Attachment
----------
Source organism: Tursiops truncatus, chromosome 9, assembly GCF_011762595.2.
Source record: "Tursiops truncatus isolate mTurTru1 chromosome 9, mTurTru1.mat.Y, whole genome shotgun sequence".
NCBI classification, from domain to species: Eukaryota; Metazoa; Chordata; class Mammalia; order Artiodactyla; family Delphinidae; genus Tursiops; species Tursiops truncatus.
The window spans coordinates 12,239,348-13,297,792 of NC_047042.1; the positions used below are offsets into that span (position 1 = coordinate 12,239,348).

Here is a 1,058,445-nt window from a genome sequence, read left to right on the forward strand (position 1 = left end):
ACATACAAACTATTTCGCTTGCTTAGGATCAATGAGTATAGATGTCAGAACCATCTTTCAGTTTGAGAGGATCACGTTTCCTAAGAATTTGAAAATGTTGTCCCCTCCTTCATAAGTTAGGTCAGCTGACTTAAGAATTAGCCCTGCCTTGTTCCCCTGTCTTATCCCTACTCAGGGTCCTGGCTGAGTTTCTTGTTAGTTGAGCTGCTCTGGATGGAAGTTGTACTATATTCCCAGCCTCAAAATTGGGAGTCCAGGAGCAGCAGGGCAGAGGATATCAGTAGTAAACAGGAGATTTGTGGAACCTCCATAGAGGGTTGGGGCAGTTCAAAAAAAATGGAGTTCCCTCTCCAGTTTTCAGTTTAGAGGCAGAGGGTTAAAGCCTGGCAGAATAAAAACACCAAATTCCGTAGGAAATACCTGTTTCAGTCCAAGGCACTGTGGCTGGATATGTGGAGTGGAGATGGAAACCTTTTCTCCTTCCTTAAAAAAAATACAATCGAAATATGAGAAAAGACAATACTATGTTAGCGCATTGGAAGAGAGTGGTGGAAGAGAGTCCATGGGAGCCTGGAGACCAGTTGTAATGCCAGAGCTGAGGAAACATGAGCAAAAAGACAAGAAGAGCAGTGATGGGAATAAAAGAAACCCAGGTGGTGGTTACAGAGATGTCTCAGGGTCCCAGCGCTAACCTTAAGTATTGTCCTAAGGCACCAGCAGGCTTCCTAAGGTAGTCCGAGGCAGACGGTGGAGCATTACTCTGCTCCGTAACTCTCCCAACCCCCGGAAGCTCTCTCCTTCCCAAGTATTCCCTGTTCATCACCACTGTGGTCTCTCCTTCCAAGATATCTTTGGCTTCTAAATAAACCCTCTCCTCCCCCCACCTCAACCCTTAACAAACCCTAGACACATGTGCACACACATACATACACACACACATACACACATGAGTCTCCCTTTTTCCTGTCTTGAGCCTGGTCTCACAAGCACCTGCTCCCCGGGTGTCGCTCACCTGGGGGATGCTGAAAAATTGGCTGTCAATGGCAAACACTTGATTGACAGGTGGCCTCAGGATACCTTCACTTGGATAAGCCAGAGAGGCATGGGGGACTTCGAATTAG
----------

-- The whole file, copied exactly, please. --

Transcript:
Source organism: Tursiops truncatus, chromosome 9, assembly GCF_011762595.2.
Source record: "Tursiops truncatus isolate mTurTru1 chromosome 9, mTurTru1.mat.Y, whole genome shotgun sequence".
NCBI classification, from domain to species: Eukaryota; Metazoa; Chordata; class Mammalia; order Artiodactyla; family Delphinidae; genus Tursiops; species Tursiops truncatus.
The window spans coordinates 12,239,348-13,297,792 of NC_047042.1; the positions used below are offsets into that span (position 1 = coordinate 12,239,348).

Here is a 1,058,445-nt window from a genome sequence, read left to right on the forward strand (position 1 = left end):
ACATACAAACTATTTCGCTTGCTTAGGATCAATGAGTATAGATGTCAGAACCATCTTTCAGTTTGAGAGGATCACGTTTCCTAAGAATTTGAAAATGTTGTCCCCTCCTTCATAAGTTAGGTCAGCTGACTTAAGAATTAGCCCTGCCTTGTTCCCCTGTCTTATCCCTACTCAGGGTCCTGGCTGAGTTTCTTGTTAGTTGAGCTGCTCTGGATGGAAGTTGTACTATATTCCCAGCCTCAAAATTGGGAGTCCAGGAGCAGCAGGGCAGAGGATATCAGTAGTAAACAGGAGATTTGTGGAACCTCCATAGAGGGTTGGGGCAGTTCAAAAAAAATGGAGTTCCCTCTCCAGTTTTCAGTTTAGAGGCAGAGGGTTAAAGCCTGGCAGAATAAAAACACCAAATTCCGTAGGAAATACCTGTTTCAGTCCAAGGCACTGTGGCTGGATATGTGGAGTGGAGATGGAAACCTTTTCTCCTTCCTTAAAAAAAATACAATCGAAATATGAGAAAAGACAATACTATGTTAGCGCATTGGAAGAGAGTGGTGGAAGAGAGTCCATGGGAGCCTGGAGACCAGTTGTAATGCCAGAGCTGAGGAAACATGAGCAAAAAGACAAGAAGAGCAGTGATGGGAATAAAAGAAACCCAGGTGGTGGTTACAGAGATGTCTCAGGGTCCCAGCGCTAACCTTAAGTATTGTCCTAAGGCACCAGCAGGCTTCCTAAGGTAGTCCGAGGCAGACGGTGGAGCATTACTCTGCTCCGTAACTCTCCCAACCCCCGGAAGCTCTCTCCTTCCCAAGTATTCCCTGTTCATCACCACTGTGGTCTCTCCTTCCAAGATATCTTTGGCTTCTAAATAAACCCTCTCCTCCCCCCACCTCAACCCTTAACAAACCCTAGACACATGTGCACACACATACATACACACACACATACACACATGAGTCTCCCTTTTTCCTGTCTTGAGCCTGGTCTCACAAGCACCTGCTCCCCGGGTGTCGCTCACCTGGGGGATGCTGAAAAATTGGCTGTCAATGGCAAACACTTGATTGACAGGTGGCCTCAGGATACCTTCACTTGGATAAGCCAGAGAGGCATGGGGGACTTCGAATTAG